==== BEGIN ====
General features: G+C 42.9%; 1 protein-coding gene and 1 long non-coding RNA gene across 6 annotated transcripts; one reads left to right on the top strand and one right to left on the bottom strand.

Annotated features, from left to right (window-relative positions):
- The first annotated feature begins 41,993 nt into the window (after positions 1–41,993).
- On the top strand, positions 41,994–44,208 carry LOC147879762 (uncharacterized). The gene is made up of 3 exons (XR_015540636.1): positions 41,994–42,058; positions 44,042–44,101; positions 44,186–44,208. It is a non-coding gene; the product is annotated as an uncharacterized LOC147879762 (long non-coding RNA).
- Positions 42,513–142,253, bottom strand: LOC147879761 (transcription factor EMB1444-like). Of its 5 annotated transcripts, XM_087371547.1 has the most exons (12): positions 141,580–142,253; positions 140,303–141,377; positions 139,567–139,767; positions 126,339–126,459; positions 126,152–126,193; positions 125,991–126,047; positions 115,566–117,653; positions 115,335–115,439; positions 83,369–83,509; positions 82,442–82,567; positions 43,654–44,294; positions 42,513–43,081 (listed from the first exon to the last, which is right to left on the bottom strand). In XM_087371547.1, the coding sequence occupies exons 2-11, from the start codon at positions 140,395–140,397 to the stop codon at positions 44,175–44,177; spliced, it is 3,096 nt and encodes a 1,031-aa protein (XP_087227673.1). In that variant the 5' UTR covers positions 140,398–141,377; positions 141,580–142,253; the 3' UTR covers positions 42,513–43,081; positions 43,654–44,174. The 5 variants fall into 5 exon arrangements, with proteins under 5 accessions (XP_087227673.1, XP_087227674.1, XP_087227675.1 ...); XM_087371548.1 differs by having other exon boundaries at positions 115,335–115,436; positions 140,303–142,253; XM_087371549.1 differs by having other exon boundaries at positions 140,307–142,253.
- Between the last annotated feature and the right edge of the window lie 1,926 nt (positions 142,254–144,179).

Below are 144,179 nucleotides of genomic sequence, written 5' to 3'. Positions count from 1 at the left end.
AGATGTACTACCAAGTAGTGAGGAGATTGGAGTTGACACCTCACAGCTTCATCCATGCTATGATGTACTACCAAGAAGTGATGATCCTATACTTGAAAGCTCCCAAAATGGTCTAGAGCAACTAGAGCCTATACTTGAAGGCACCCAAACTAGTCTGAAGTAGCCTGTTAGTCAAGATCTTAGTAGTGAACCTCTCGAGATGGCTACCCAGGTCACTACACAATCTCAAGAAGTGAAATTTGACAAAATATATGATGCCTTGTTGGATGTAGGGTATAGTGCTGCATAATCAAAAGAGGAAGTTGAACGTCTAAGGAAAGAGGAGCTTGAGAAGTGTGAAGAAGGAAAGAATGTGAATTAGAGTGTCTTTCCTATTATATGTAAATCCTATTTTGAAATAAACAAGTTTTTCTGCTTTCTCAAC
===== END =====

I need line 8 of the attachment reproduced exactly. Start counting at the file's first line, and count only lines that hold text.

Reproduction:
AGATGTACTACCAAGTAGTGAGGAGATTGGAGTTGACACCTCACAGCTTCATCCATGCTATGATGTACTACCAAGAAGTGATGATCCTATACTTGAAAGCTCCCAAAATGGTCTAGAGCAACTAGAGCCTATACTTGAAGGCACCCAAACTAGTCTGAAGTAGCCTGTTAGTCAAGATCTTAGTAGTGAACCTCTCGAGATGGCTACCCAGGTCACTACACAATCTCAAGAAGTGAAATTTGACAAAATATATGATGCCTTGTTGGATGTAGGGTATAGTGCTGCATAATCAAAAGAGGAAGTTGAACGTCTAAGGAAAGAGGAGCTTGAGAAGTGTGAAGAAGGAAAGAATGTGAATTAGAGTGTCTTTCCTATTATATGTAAATCCTATTTTGAAATAAACAAGTTTTTCTGCTTTCTCAAC